Theresa May has admitted assurances from the EU that it does not want the backstop to be triggered will not be enough to persuade many MPs to back her Brexit deal.
In a last-ditch effort to save her agreement with Brussels, the prime minister warned eurosceptic MPs on Monday if they sunk her plan the most likely outcome would be “no Brexit” at all.
MPs are expected to vote down the prime minister’s deal when it is put to the Commons on Tuesday.
In attempt to help May win over her critics, the EU said today it “does not wish to see the backstop enter into force” and confirmed its “determination” to see it replaced.
The Northern Irish backstop, which keeps the UK closely tied to Brussels rules, will be activated if the UK and EU fail to strike a trade deal that supersedes it.
Many pro-Brexit Tory MPs want the UK to have the power to withdraw from the backstop without EU approval, or for it to be legally time-limited.
But in its letters published this morning, Brussels did not agree to this.
European Commission president Jean-Claude Juncker and European Council president Donald Tusk said they were “not in a position to agree to anything that changes or is inconsistent with the Withdrawal Agreement”.
Speaking in Stoke, May said the letters carried “legal force” and “make absolutely clear that the backstop is not a threat or a trap”.
“I’m convinced that MPs now have the clearest assurances that this is the best deal possible and is worthy of their support,” she said.
But admitted: “I fully understand that the new legal and political assurances which are contained in the letters from Donald Tusk and Jean-Claude Juncker do not go as far as some MPs would like.”
The prime minister rejected the idea that alternatives to her Withdrawal Agreement were available.
“Nobody has yet come up with an alternative Brexit deal that is negotiable and that delivers on the result of the referendum,” she said.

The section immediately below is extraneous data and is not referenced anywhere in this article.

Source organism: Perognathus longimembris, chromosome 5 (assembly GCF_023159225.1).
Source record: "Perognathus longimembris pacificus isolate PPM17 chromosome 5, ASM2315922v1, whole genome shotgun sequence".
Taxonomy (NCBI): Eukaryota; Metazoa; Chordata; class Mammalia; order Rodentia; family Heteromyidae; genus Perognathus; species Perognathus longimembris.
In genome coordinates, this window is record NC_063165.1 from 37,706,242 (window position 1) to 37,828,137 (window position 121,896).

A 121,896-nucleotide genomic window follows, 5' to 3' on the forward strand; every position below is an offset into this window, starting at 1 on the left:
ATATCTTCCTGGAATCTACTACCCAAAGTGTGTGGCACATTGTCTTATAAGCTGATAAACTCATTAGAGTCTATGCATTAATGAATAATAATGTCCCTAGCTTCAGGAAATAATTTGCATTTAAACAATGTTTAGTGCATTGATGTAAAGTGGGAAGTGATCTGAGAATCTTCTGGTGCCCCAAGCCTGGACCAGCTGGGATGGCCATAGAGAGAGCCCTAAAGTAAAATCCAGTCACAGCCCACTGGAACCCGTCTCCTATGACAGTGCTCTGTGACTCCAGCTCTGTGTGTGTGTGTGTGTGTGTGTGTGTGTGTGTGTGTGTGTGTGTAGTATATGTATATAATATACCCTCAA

And she brushed aside suggestions that the EU might extend the two-year withdrawal process under Article 50 to the summer to allow more time for the UK to settle its position.
“We are leaving on March 29,” she said. “I have been clear I don’t believe we should be extending Article 50 and I don’t believe we should be having a second referendum.”
Dominic Raab, the former Brexit secretary, said the assurances from the EU were not enough.
“If you want a better Brexit deal, if you want a better Brexit, we do have to as MPs vote down the deal tomorrow,” he told a press conference in London.
Democratic Unionist Party deputy leader Nigel Dodds said that “rather than reassure us, the Tusk and Juncker letter bolsters our concerns” over the Brexit deal.
The government has also released a letter from Attorney General Geoffrey Cox in which he said EU assurances on the temporary nature of the backstop “would have legal force in international law”,
“It is therefore my judgment that the current draft Withdrawal Agreement now represents the only politically practicable and available means of securing our exit from the European Union,” he said.
Labour is set to vote against the deal tomorrow. Keir Starmer, the shadow Brexit secretary, said May had “failed to deliver”.
“This is a long way from the significant and legally effective commitment the prime minister promised last month. It is a reiteration of the EU’s existing position. Once again, nothing has changed,” he added.